5 reasons to buy gadget protection
Buying an extended warranty rarely makes sense -- except when it does.
Whether you’re buying a $50 MP3 player or a $500 TV, paying more to extend the warranty or service plan is usually -- but not always -- a pretty bad deal.
Buying into such options means you’re betting on a rare event: that the product will break during that slim period of time after the standard manufacturer’s warranty expires but before the extra coverage does. It’s also a gamble that the product will meet its demise in a way that’s covered (i.e., mechanical failure as opposed to an inadvertent dunking in the pool).
Of course, that’s exactly why retailers push extended service plans and warranties -- that $50 (or more) is 100% profit if you never have to use the policy, says Vipin Jain, the chief executive for Retrevo.com, an online electronics marketplace that offers user manuals and consumer reviews. “It’s a cash cow,” he says.
Even if the stars perfectly align for your gadget to die in an acceptable way during the covered period, technology evolves so quickly that in most cases you could replace the item with a new one of similar or better quality for significantly less money than the cost to repair it. Today’s HDTV prices are roughly a fifth of those four years ago, says Alex Goldfayn, a consumer electronics consultant who hosts the nationally syndicated radio show “The Technology Tailor Minute,” where he helps consumers find the right gadgets to fit their needs. “You’re going to save more money by buying a new one,” he says.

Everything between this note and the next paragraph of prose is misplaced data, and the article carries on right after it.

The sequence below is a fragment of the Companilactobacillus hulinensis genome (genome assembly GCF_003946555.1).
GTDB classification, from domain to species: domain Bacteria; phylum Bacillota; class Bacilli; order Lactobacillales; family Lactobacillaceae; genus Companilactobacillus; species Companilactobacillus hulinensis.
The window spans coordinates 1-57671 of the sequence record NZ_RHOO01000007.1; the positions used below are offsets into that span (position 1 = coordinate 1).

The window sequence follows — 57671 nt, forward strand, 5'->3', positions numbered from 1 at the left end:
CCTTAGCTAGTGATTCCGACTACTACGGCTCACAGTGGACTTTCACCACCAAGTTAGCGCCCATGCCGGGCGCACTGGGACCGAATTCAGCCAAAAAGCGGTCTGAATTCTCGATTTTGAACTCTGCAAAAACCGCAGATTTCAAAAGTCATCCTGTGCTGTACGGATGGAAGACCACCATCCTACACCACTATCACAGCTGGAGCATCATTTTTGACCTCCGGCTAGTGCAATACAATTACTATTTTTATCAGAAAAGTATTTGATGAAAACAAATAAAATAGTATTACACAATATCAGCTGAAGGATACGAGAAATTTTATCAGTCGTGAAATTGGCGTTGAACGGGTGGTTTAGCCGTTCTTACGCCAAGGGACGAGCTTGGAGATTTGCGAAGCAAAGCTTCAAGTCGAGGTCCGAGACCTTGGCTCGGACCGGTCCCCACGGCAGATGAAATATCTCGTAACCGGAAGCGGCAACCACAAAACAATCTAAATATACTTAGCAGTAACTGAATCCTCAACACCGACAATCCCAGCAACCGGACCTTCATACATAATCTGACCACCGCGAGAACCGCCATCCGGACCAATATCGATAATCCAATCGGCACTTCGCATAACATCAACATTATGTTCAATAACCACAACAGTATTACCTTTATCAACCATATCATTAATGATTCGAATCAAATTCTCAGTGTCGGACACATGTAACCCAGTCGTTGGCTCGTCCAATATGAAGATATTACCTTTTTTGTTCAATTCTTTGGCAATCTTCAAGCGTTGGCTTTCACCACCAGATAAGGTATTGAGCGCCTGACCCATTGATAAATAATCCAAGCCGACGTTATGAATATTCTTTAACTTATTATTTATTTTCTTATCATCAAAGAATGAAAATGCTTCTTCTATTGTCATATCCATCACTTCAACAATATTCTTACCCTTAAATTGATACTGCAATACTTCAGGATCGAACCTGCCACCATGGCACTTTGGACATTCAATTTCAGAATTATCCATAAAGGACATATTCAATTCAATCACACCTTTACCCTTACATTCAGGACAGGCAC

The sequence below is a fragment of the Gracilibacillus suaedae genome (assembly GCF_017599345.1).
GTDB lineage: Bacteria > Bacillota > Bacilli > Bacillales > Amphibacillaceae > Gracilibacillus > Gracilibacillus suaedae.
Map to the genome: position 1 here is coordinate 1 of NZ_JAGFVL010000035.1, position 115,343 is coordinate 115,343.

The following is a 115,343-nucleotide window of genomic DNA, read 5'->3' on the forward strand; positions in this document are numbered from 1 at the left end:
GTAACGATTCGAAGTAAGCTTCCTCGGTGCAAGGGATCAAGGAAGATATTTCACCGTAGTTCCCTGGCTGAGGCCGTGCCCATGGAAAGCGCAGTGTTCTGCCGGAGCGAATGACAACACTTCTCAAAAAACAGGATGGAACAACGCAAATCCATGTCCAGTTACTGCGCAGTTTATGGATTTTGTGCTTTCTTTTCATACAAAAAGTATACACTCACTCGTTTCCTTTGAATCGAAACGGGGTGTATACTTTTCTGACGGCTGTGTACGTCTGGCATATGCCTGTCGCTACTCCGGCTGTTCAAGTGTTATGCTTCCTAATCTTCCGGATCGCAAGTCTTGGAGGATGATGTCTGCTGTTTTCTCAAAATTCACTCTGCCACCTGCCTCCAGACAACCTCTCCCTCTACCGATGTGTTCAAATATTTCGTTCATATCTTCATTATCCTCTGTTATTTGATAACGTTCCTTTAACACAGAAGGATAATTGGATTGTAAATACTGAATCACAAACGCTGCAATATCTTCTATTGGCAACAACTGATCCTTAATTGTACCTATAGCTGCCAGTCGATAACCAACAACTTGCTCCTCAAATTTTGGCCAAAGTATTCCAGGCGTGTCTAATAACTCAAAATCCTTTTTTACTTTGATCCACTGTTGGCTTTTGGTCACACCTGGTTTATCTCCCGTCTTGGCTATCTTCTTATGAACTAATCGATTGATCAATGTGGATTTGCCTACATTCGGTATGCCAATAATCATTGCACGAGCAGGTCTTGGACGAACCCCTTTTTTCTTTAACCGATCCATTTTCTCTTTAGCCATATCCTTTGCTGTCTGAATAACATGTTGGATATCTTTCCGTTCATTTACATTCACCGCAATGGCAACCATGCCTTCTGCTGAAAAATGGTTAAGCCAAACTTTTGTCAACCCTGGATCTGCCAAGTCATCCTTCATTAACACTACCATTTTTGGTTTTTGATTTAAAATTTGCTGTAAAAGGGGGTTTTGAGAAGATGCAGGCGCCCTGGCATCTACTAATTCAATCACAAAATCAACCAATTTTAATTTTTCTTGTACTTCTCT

Still, there are some circumstances where extra coverage can be a smart investment. Take a closer look at protection options if one or more of these five characteristics describe the item in question:
Worth $1,000 or more. The pricier an item, the more consideration you should give to paying for coverage, says Michael Carnell, the founder of Charleston, S.C., information technology firm Palmettobug Digital, which helps consumers select and set up technology. A good rule of thumb: Would it be a financial hardship to shell out the purchase price a second time within the next three years, the timeframe of many extended warranties? For example, paying $100 to extend your Dell Adamo XPS laptop warranty to three years might be preferable to paying $1,998 for a new one, or even $200 for what would otherwise be an out-of-warranty repair.
Refurbished. Warranty terms on floor models, open-box units and other refurbished items tend to be less generous. Olympus, for example, offers a one-year warranty on most new cameras, digital recorders, binoculars and other products. But it covers refurbished items for just 90 days.
Cutting-edge.“Newer technologies tend to be buggy,” says Jain. There’s no long-term record of reliability, so it's tough to say what problems could pop up and when.
Prone to problems. Read expert and consumer reviews of a product to see if your gadget has a track record of requiring pricey fixes within the extended warranty period. For example, rear-projection TVs are more likely to require repairs than other types of sets, according to a November 2009 Consumer Reports study. The $300 bulb powering the set has an average shelf life of 5,000 hours -- which avid watchers are likely to burn through in a year or two.
Fragile. One fumble is all it takes to wreck a smart phone, digital camera or laptop computer. While manufacturers' warranties don’t cover accidental damage, a handful of extended warranties and other protection plans do, says Carnell. For example, Sprint’s Equipment Replacement Program costs $4 a month, plus a $50 deductible, to cover a phone against loss, theft and accidental damage. That’s peanuts compared with the $549 replacement cost for a Palm Pre if you break it within two years (i.e., the length of time it takes to earn an upgrade discount from the carrier).
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